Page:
Presentation on theme: "The Impact of Digital Technology on Learning and the Sutton Trust/EEF Toolkit Prof Steve Higgins, School of Education, Durham University,"— Presentation transcript:
The Impact of Digital Technology on Learning and the Sutton Trust/EEF Toolkit Prof Steve Higgins, School of Education, Durham University, Transforming Teaching National Seminar 17 th October, 2013 Priory Rooms, Birmingham
Overview What’s ‘worked’ in the past What hasn’t worked The importance of pedagogy A look towards the future
The UK context Huge investments in ICT in schools World leader on IWB uptake Learning platforms/ VLEs common in schools Gaming approaches promoted with (past) government support New computing curriculum
Evidence from correlational studies “Studies linking provision and use of technology in schools...find small positive associations with educational outcomes but it is not clear that this is always a causal link” (e.g. Harrison et al. 2004) Good schools may invest more in technology (Moseley et al. 1999) When socio-economic factors are controlled for - no effect (Fuchs and Woessmann 2004) The link is not a simple linear one – optimal use may be a better concept (e.g. OECD 2006)
Experimental studies “Evidence from experimental and quasi- experimental designs indicates consistent moderate benefit” (e.g. Sipe and Curlette 1997; Pearson, 2005) Comparison with other researched interventions suggests technology-based interventions tend to produce average gains (e.g. Hattie, 2009; Higgins et al. 2012)
Digital technologies in the Sutton Trust/EEF Teaching and Learning Toolkit
Six myths about digital technology 1. The ‘Future Facing’ Fallacy “New technologies are being developed all the time, the past history of the impact of technology is irrelevant to what we have now or will be available tomorrow.” 2. The ‘Different Learners’ Myth “Today’s children are digital natives and the ‘net generation – they learn differently from older people”. 3. The Information and Knowledge Confusion “Learning has changed now we have access to knowledge through the internet, today’s children don’t need to know stuff, they just need to know where to find it.”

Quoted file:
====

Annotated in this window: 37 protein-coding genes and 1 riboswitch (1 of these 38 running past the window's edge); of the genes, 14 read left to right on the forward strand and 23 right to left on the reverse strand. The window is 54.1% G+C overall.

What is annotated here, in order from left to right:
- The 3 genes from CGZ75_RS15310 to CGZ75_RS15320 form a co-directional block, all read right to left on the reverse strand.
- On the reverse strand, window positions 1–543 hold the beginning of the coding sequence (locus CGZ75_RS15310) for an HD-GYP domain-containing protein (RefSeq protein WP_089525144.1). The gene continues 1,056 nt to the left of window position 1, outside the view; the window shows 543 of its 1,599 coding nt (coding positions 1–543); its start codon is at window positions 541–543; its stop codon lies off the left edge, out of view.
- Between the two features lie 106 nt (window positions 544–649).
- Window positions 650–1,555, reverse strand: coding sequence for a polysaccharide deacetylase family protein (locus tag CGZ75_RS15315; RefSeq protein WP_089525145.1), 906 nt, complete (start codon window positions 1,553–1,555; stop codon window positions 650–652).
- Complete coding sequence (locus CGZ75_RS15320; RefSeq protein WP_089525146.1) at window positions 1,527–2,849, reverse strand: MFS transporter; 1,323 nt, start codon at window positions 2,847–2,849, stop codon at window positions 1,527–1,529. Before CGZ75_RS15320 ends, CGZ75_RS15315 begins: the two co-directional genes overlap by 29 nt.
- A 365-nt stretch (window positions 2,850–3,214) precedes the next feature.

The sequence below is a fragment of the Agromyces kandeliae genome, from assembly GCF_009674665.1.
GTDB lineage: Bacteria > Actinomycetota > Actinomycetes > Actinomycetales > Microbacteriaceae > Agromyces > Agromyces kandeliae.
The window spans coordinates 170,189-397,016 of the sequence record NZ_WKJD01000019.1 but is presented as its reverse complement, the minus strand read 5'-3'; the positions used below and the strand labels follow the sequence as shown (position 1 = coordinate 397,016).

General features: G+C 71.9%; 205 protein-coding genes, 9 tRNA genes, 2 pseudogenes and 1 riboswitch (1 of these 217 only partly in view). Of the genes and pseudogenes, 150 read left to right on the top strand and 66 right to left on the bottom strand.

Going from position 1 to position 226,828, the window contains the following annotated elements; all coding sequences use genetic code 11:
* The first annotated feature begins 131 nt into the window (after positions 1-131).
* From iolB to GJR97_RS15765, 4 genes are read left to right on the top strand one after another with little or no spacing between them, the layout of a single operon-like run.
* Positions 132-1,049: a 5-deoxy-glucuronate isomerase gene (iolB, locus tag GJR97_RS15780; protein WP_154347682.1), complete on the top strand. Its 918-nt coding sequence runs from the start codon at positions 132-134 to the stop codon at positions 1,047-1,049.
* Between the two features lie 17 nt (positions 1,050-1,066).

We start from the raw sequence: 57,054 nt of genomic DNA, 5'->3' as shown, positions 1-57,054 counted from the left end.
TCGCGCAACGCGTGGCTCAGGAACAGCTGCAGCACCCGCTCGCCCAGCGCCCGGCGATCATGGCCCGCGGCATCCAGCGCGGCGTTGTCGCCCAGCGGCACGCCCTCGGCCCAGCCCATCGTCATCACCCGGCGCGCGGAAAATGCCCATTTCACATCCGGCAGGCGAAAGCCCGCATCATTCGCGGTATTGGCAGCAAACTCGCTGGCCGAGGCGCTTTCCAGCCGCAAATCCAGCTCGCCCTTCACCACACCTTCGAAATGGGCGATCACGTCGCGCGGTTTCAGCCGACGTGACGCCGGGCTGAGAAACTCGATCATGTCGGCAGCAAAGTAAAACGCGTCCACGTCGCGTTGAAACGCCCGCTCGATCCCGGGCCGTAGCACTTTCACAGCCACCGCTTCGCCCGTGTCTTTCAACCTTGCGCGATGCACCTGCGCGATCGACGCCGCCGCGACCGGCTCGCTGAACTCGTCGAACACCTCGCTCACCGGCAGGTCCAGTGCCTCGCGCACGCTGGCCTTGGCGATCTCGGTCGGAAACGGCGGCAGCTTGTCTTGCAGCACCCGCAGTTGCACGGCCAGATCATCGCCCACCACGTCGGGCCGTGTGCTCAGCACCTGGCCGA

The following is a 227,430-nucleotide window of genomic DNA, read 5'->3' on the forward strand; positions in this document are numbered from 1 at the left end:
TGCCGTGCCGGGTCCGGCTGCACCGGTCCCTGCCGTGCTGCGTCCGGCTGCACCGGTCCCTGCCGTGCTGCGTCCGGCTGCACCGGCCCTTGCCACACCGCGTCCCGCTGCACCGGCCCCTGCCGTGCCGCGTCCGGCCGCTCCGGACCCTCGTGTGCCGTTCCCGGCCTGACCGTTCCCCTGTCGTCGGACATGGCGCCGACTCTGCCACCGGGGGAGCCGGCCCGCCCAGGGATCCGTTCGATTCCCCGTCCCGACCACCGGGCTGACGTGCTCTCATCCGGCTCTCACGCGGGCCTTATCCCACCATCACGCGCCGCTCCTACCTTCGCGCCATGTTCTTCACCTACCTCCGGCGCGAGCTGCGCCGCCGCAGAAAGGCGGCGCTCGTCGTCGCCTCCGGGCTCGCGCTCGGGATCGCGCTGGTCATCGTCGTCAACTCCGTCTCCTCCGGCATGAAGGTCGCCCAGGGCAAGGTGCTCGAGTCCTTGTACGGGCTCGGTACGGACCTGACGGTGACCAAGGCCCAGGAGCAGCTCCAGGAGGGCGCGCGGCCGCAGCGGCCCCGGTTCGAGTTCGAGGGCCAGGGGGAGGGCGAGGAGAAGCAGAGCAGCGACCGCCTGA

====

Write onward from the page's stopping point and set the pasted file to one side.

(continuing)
Six myths about digital technology 4. The Motivation Myth “Students are motivated by technology so they must learn better when they use it.” 5. The Everest Fallacy “We must use technology because it is there!” 6. The “More is Better” Mistake “If some technology is a good thing, then more must be better.”
Evidence from ICT meta-analyses Collaborative use (pairs/ small groups) more effective than individual use Effective as short but focussed interventions Remedial / tutorial use can be particularly effective as catch-up Greater gains when it supplements rather than replaces normal teaching. Training and professional development are essential
What hasn’t ‘worked’… LOGO Integrated learning systems One-to-one laptops Talking books Interactive whiteboards No ‘magic bullets’
It ain’t what you use it’s the way that you use it!
Getting the most from technology Innovators & early adopters choose digital technology to do something differently – as a solution to a problem When adopted by the majority, focus is on the technology, but not as a solution The laggards use the technology to replicate what they were already doing without ICT Rogers, E. M. (1995). Diffusion of innovations. Simon and Schuster.
Issues How well you use it is more important than whether you use it or not Pedagogy trumps technology Consider cost effectiveness? So…beware of geeks bearing gifts?
Quality matters… Good teaching and learning activities At the right level of challenge Provide opportunities for feedback Provide opportunities for self-regulation Help learners to plan, monitor and evaluate their own learning (meta-cognition) Move the learner on From the task (skills, knowledge, understanding) In their learning (attitudes, dispositions, meta-cognition )
kinect e-learning Why will these be any different? Wii iPads Raspberry Pi
Improving learning – what improves? What changes? For teachers Better explanations? More feedback? More accurate assessment? Quicker feedback? Greater level of challenge/focus? More efficient use of time? For pupils Work harder? For longer? More efficiently? Greater understanding? More depth? Faster? Better self-regulation? More meta-cognition? Effective collaboration? With tasks Better matched? Better support/feedback? Better progression? Greater self-regulation?
A counting picture... Child chooses a stamp Creates collections to count Teacher helps with colouring of sets and assesses number skills Picture used for whole class discussions, goes home for further practice
Learning about decimals with a portable computer in used Apple e- Mate with pressure mats used as sophisticated timing device
Challenge 1: how fast can you run? start on mat - run to wall - return to mat record time in secs to 2 decimal places smallest is best
Challenge 2: how long can you stay in the air? stand on mat - jump - how long in the air (to 2 decimal places)? children see need for multiple trials change of focus - biggest is best - jumping